Archive for May, 2018

In an effort to inform the team working on the replacement for SeaSk8, the Seattle Center Skatepark Committee (the skaters at the table) decided to compile some data to determine the size of the user-base for the new skatepark. We also wanted to understand a little better whether or not the 10,000 square feet size target being used by the team to evaluate sites was going to be sufficient for the number of potential users, now and in the future. With skateboarding being included in the Olympics for the first time ever, and Seattle’s intense growth, we thought it would be good to simply look at the numbers before assuming that what the city needs to invest in is a 10,000 sq/ft skatepark.

We started by looking at the best population data we could find, which we sourced from StatisticAtlas.com. We decided to include all of the bordering neighborhoods to the area where the new park will be located, but only if they did not currently have a skatepark. As it turns out, Seattle’s skatepark system has really missed the urban core of the city and there are no skateparks in any of these neighborhoods, so SeaSk8 will be the only skatepark for any skateboarder in lower Captiol Hill, Eastlake, South Lake Union, Uptown, Queen Anne, Downtown, Belltown, Westlake, and First Hill.

Population numbers for those areas are as follows:

Downtown 11,380
Lower Queen Anne 10,244
Queen Anne 24,079
Belltown 11,067
Lower Capitol Hill/Eastlake 22,493
South Lake Union 3,352
Westlake 3,334
First Hill 11,718

 

 

 

 

 

 

Once we felt comfortable with the size of the community this new park would serve, we used the Skaters For Public Skateparks/Tony Hawk Foundation Skatepark Adoption Model to crunch the numbers and come up with an estimate for how big the park would need to be to support this community. You can dig into the details behind the model at the link provided, but the model considers the number of core skateboarders vs. casual skateboarders, service area, population, peak load times, and level of service. It’s very comprehensive.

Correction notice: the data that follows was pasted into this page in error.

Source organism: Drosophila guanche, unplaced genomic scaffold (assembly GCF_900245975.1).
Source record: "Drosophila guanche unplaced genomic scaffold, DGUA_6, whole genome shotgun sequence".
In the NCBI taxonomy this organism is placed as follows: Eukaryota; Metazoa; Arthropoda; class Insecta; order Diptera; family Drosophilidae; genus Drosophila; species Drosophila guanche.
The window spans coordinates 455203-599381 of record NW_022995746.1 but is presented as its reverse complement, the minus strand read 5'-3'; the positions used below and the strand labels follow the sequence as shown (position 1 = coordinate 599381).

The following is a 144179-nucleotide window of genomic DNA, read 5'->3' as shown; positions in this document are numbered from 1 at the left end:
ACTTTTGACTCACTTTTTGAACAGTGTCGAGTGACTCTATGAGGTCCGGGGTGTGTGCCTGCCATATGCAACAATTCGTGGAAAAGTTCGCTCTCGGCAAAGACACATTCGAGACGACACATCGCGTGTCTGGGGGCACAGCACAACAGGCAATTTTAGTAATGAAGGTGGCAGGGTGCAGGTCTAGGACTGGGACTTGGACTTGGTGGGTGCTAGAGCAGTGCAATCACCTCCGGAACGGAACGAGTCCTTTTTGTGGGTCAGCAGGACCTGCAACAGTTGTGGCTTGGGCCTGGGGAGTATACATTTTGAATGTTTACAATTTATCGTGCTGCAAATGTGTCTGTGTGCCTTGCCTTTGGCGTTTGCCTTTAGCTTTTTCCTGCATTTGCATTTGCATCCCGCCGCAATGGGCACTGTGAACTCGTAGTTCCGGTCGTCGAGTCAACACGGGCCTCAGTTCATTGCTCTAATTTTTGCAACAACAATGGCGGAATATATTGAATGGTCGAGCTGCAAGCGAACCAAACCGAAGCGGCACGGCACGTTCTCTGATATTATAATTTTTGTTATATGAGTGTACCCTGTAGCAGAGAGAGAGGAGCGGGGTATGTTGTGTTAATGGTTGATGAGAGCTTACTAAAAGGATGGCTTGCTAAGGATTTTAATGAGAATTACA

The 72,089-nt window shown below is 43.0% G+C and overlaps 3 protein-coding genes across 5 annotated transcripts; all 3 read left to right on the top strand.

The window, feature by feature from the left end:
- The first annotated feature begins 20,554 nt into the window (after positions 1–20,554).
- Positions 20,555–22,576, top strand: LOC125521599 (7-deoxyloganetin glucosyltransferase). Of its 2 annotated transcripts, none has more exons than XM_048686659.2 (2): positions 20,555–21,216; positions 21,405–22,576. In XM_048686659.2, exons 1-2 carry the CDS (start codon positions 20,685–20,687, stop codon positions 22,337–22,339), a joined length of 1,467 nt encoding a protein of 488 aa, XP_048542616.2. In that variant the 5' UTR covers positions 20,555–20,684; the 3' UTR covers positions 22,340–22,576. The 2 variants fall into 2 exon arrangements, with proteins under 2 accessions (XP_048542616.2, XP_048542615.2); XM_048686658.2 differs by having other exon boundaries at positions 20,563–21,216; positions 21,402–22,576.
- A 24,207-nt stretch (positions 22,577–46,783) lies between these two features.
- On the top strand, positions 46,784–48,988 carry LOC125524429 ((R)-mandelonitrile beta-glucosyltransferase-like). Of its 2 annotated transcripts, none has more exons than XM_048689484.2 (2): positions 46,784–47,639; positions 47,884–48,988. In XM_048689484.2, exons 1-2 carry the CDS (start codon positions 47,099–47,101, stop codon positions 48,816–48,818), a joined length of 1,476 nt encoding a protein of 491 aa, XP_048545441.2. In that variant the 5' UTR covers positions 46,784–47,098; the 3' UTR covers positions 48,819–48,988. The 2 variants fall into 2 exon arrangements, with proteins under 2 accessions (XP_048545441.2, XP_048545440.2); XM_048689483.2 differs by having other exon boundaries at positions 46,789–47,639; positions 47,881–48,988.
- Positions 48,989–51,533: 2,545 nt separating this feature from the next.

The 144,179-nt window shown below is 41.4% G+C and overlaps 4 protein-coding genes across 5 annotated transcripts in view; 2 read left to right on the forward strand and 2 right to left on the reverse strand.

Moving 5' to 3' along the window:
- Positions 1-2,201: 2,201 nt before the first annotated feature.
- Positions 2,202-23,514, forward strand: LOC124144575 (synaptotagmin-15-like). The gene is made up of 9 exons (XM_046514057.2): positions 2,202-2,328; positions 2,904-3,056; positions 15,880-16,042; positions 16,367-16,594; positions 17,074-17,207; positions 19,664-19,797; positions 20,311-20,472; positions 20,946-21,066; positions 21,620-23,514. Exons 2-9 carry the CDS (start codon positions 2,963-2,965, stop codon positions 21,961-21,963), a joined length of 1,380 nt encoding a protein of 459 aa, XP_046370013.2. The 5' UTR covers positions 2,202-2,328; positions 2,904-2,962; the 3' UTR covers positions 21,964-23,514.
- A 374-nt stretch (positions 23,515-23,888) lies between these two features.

• The combined population of all of the neighborhoods served by SeaSk8 in 2017 is 97,667
  • It’s believed that the national percentage of the overall population that are skateboarders is 2.91%. (Again, check the SPS website for how they got that number.)
  • Therefore the total number of skateboarders served by this one skatepark is believed to be: 2,845
  • The model suggests that for every 25,000 people in your service area, you need 10,000 square feet of skateable terrain. This means that in order for SeaSk8 to serve the population in these neighborhoods, it would need to be 35,843 square feet.

Obviously this number is much higher than the current target of 10,000, which is the number that’s being used because it’s the size of the current park. It is also not a foregone conclusion that all of these neighborhoods will continue to not have their own skateparks. But what this data shows is that even without considering the population growth that Seattle is facing, based on the current population, this skatepark may be very crowded if built as a 10,000 sq/ft park!

The larger team including the representatives from the city acknowledged this data, but are concerned that we may not be able to find a site this large or fund the development if we did. There were also some concerns about the timing of this data being presented because significant effort has already made to find a site that can support a 10K sq/ft site. As the primary stakeholders, the skateboarding community wanted to make sure that this data was available to the team and that we are moving forward with as much of an understanding about the size of the potential user-base as is available to us via very accessible public data. At the very least hopefully this information helps to scope the size of the constituency for this facility and validates the effort being made to replace the existing park with a first-class facility for skateboarders and the community.